From 2007 onward, this publication paid attention to solar, batteries and distributed energy when they were insignificant players in a vast and old-fashioned power industry. Startups that we covered as bootstrapped longshots have since become billion-dollar companies. Others turned billion-dollar valuations into scraps sold off at auction.
The way to stay relevant through such a transition is by getting invested in fundamental trends, not specific technologies, business models or companies. And that requires practicing what Philip Seymour Hoffman advised as rock journalist Lester Bangs in Almost Famous: “You want to be a true friend to them? Be honest and unmerciful.”
Maintaining that critical distance struck me, as a new hire nearly five years ago, as a little bit terrifying. Why would people keep talking to us after we revealed the flaws in their glossy technologies, unveiled major layoffs or identified shortcomings in state policy? But we did those things, and people kept pitching us stories. Breaking the news of one company’s demise did not preclude covering its leaders’ next venture.
The past is never really past, as illustrated by my 2016 Halloween outfit, the Ghost of Solyndra. It was a hit with a small percentage of the Berkeley Halloween crowd.
End of an era
Whatever follows from GTM’s demise won’t exactly replace it, because the clean energy industry has grown far beyond its state when GTM began.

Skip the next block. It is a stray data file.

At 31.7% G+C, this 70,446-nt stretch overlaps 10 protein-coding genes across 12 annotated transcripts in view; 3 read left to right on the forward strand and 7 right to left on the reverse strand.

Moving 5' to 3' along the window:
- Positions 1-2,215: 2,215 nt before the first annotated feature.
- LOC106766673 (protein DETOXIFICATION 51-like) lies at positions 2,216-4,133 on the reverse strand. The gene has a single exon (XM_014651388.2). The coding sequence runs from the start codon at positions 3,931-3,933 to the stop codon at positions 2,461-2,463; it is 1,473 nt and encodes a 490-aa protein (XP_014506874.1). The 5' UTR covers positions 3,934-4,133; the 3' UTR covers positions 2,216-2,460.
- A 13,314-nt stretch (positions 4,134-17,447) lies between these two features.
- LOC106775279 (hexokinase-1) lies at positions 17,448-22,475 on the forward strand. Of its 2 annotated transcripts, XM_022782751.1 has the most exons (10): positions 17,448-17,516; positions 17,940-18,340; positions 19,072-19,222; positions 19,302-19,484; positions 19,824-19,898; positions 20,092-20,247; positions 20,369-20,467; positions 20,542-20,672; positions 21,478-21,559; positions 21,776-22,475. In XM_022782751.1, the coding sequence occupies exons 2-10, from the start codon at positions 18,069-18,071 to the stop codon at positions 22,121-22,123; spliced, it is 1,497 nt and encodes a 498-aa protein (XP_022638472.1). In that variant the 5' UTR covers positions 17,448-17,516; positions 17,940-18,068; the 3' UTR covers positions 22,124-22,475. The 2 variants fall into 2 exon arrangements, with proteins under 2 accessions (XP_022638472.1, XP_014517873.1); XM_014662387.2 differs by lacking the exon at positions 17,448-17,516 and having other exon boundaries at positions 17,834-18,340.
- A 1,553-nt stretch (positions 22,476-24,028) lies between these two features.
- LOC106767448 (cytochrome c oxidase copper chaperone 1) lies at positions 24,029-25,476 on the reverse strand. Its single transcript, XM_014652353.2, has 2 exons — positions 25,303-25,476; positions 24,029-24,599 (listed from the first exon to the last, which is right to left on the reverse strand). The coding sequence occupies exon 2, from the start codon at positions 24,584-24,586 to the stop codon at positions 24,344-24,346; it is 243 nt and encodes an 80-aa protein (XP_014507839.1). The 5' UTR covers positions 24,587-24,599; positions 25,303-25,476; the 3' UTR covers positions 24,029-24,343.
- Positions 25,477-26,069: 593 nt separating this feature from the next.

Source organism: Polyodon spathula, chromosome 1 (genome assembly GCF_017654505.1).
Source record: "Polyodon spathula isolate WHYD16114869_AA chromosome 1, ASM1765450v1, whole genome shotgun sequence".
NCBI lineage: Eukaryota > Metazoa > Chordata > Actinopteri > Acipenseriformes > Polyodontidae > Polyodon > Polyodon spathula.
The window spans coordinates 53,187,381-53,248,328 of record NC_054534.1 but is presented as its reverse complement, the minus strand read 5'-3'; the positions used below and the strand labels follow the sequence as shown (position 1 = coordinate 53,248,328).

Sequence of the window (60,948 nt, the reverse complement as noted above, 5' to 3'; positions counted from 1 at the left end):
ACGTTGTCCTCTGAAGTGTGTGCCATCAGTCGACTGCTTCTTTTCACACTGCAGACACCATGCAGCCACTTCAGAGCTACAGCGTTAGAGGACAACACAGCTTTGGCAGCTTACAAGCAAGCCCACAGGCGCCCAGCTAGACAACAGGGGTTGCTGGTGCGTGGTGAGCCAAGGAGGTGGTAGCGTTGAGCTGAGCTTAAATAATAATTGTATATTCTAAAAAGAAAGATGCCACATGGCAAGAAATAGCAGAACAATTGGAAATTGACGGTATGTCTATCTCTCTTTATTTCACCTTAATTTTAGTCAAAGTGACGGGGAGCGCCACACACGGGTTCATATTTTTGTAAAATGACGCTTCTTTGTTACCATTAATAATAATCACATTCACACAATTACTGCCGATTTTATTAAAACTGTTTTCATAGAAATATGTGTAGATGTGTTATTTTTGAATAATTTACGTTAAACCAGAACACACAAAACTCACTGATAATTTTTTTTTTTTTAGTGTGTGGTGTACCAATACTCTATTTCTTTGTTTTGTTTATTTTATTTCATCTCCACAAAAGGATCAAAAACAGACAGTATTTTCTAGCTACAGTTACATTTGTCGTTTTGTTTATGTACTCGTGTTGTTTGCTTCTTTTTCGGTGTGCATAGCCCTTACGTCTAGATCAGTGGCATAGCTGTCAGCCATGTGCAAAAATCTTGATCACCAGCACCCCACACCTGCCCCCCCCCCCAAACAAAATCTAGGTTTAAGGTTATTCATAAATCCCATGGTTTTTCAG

This stuff is big business now. Zero-carbon sources will supply 84 percent of new U.S. power plant capacity in 2021. President Joe Biden campaigned on investing more in clean energy infrastructure and jobs than anyone ever has. Most major U.S. utilities have pledged to eliminate carbon emissions. Numerous states have too. Electric cars made Elon Musk the richest person in the world, for a moment at least, and Detroit has also bet on its future being electric.
These facts could arouse a sneaking suspicion that covering this tremendous moment in human history is a worthwhile endeavor. But the form it takes going forward would have to be different. It isn’t the Wild West anymore.
I saw that evolution firsthand in energy storage, which is crucial to the success of the clean energy transition. On my first day on the job during the summer of 2016, CEO Scott Clavenna and editor Stephen Lacey sat me down and told me I’d cover energy storage. I’d heard of it but had never successfully pitched a story on the topic, since it was so far removed from things that were actually happening at meaningful scale.